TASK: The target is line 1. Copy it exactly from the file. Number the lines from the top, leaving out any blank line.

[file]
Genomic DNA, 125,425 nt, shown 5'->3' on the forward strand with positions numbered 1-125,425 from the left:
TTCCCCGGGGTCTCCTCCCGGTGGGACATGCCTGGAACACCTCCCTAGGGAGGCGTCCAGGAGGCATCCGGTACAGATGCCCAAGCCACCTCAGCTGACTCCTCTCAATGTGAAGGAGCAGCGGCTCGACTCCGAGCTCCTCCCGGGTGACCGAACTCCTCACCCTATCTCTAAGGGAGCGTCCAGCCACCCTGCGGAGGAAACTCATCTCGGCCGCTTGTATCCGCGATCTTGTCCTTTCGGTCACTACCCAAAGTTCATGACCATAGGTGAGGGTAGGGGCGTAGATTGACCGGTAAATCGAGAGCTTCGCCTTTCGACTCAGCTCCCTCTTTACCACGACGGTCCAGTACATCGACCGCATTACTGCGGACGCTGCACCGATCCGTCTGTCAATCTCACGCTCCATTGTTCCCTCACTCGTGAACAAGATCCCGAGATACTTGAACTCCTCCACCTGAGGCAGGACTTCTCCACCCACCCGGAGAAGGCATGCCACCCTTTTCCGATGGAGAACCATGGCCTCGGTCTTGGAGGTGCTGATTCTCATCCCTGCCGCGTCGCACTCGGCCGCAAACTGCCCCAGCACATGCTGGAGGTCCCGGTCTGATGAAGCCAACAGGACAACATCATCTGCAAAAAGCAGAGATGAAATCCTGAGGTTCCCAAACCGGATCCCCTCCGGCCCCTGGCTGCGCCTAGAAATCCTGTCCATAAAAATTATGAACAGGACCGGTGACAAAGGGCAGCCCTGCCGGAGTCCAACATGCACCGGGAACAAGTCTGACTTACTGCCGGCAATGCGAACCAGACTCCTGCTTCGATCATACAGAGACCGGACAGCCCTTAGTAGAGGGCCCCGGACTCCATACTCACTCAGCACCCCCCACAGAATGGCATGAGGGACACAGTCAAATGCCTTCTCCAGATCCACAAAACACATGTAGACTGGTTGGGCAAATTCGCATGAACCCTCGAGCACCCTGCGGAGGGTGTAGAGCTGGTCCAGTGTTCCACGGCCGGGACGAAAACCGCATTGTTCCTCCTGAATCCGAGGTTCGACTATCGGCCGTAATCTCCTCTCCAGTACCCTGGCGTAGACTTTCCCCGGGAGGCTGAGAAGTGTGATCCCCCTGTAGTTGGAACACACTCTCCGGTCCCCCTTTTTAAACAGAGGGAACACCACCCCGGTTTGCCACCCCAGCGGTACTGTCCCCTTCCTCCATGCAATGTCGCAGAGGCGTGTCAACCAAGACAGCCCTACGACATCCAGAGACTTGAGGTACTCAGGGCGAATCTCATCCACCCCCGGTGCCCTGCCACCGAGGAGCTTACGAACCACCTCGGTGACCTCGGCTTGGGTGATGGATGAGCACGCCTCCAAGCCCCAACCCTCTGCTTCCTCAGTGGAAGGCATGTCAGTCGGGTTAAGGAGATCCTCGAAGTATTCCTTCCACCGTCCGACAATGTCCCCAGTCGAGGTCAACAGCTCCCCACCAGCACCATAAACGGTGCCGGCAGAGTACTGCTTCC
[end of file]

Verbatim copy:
Genomic DNA, 125,425 nt, shown 5'->3' on the forward strand with positions numbered 1-125,425 from the left: